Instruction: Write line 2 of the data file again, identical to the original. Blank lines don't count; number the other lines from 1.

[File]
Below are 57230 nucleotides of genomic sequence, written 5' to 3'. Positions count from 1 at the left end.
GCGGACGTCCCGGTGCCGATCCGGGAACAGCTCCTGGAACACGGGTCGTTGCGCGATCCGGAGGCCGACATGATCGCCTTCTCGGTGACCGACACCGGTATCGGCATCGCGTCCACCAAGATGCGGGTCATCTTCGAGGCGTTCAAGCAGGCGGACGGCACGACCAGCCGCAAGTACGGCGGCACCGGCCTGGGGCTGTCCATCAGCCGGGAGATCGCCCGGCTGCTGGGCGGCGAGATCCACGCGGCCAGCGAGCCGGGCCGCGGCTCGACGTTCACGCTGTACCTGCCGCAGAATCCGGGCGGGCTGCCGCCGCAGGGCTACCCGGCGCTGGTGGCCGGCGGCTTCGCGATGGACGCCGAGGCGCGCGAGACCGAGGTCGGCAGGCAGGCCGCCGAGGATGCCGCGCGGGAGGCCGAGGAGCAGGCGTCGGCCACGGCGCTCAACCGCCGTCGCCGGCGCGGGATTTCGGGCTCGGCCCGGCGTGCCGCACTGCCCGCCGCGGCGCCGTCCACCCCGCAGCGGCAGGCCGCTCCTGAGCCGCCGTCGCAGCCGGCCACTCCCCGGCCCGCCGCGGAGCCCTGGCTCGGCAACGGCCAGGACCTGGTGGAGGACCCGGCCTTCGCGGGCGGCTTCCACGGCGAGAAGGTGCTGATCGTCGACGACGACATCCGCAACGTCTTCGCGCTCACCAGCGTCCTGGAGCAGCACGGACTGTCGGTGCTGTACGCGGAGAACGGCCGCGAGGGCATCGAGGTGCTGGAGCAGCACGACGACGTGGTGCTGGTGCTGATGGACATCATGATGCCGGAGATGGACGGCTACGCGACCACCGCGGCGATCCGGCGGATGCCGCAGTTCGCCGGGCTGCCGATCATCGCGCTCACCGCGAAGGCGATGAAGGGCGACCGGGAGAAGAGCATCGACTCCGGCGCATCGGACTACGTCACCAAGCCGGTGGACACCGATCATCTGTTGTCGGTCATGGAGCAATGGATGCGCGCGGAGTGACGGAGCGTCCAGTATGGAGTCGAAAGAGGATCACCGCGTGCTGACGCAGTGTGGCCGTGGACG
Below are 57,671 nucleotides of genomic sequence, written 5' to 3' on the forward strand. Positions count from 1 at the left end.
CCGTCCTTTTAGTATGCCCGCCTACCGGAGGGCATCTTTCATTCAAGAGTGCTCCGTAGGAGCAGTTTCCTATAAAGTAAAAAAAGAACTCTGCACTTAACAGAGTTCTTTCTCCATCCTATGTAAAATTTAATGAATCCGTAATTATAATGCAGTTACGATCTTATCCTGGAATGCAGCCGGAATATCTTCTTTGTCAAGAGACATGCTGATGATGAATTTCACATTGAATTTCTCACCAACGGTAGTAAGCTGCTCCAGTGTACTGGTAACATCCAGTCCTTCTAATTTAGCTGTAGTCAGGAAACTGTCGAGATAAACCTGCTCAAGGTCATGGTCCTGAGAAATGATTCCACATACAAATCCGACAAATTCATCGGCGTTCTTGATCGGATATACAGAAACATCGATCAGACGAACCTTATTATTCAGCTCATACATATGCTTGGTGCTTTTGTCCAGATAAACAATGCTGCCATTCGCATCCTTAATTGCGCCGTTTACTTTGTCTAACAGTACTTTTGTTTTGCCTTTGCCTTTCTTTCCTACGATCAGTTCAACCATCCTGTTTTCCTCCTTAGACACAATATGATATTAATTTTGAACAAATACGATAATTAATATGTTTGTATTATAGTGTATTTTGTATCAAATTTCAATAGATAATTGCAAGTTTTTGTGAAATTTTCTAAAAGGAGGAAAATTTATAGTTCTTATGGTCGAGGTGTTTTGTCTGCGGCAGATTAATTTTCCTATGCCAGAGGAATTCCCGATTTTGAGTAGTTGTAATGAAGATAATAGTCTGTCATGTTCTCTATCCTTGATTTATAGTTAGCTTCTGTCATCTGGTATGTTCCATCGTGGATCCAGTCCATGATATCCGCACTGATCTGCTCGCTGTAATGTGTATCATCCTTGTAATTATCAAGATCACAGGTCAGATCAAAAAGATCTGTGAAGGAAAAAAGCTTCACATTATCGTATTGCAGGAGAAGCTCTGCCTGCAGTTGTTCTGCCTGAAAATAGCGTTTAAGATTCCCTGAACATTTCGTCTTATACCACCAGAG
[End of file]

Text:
GCGGACGTCCCGGTGCCGATCCGGGAACAGCTCCTGGAACACGGGTCGTTGCGCGATCCGGAGGCCGACATGATCGCCTTCTCGGTGACCGACACCGGTATCGGCATCGCGTCCACCAAGATGCGGGTCATCTTCGAGGCGTTCAAGCAGGCGGACGGCACGACCAGCCGCAAGTACGGCGGCACCGGCCTGGGGCTGTCCATCAGCCGGGAGATCGCCCGGCTGCTGGGCGGCGAGATCCACGCGGCCAGCGAGCCGGGCCGCGGCTCGACGTTCACGCTGTACCTGCCGCAGAATCCGGGCGGGCTGCCGCCGCAGGGCTACCCGGCGCTGGTGGCCGGCGGCTTCGCGATGGACGCCGAGGCGCGCGAGACCGAGGTCGGCAGGCAGGCCGCCGAGGATGCCGCGCGGGAGGCCGAGGAGCAGGCGTCGGCCACGGCGCTCAACCGCCGTCGCCGGCGCGGGATTTCGGGCTCGGCCCGGCGTGCCGCACTGCCCGCCGCGGCGCCGTCCACCCCGCAGCGGCAGGCCGCTCCTGAGCCGCCGTCGCAGCCGGCCACTCCCCGGCCCGCCGCGGAGCCCTGGCTCGGCAACGGCCAGGACCTGGTGGAGGACCCGGCCTTCGCGGGCGGCTTCCACGGCGAGAAGGTGCTGATCGTCGACGACGACATCCGCAACGTCTTCGCGCTCACCAGCGTCCTGGAGCAGCACGGACTGTCGGTGCTGTACGCGGAGAACGGCCGCGAGGGCATCGAGGTGCTGGAGCAGCACGACGACGTGGTGCTGGTGCTGATGGACATCATGATGCCGGAGATGGACGGCTACGCGACCACCGCGGCGATCCGGCGGATGCCGCAGTTCGCCGGGCTGCCGATCATCGCGCTCACCGCGAAGGCGATGAAGGGCGACCGGGAGAAGAGCATCGACTCCGGCGCATCGGACTACGTCACCAAGCCGGTGGACACCGATCATCTGTTGTCGGTCATGGAGCAATGGATGCGCGCGGAGTGACGGAGCGTCCAGTATGGAGTCGAAAGAGGATCACCGCGTGCTGACGCAGTGTGGCCGTGGACG